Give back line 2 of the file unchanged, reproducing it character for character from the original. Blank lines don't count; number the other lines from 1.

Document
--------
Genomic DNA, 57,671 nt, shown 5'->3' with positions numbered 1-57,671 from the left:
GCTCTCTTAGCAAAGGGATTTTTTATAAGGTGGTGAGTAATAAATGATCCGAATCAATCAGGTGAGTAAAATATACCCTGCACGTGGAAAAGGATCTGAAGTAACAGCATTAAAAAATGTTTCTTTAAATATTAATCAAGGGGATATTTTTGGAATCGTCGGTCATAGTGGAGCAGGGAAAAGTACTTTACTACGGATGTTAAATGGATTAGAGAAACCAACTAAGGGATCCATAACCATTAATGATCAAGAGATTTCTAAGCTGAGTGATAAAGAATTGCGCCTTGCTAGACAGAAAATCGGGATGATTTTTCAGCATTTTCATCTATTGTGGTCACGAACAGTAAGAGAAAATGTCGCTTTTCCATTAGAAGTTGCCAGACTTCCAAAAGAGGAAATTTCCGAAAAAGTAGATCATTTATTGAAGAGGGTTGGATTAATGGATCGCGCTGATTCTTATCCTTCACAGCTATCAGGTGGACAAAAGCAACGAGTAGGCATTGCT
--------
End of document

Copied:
GCTCTCTTAGCAAAGGGATTTTTTATAAGGTGGTGAGTAATAAATGATCCGAATCAATCAGGTGAGTAAAATATACCCTGCACGTGGAAAAGGATCTGAAGTAACAGCATTAAAAAATGTTTCTTTAAATATTAATCAAGGGGATATTTTTGGAATCGTCGGTCATAGTGGAGCAGGGAAAAGTACTTTACTACGGATGTTAAATGGATTAGAGAAACCAACTAAGGGATCCATAACCATTAATGATCAAGAGATTTCTAAGCTGAGTGATAAAGAATTGCGCCTTGCTAGACAGAAAATCGGGATGATTTTTCAGCATTTTCATCTATTGTGGTCACGAACAGTAAGAGAAAATGTCGCTTTTCCATTAGAAGTTGCCAGACTTCCAAAAGAGGAAATTTCCGAAAAAGTAGATCATTTATTGAAGAGGGTTGGATTAATGGATCGCGCTGATTCTTATCCTTCACAGCTATCAGGTGGACAAAAGCAACGAGTAGGCATTGCT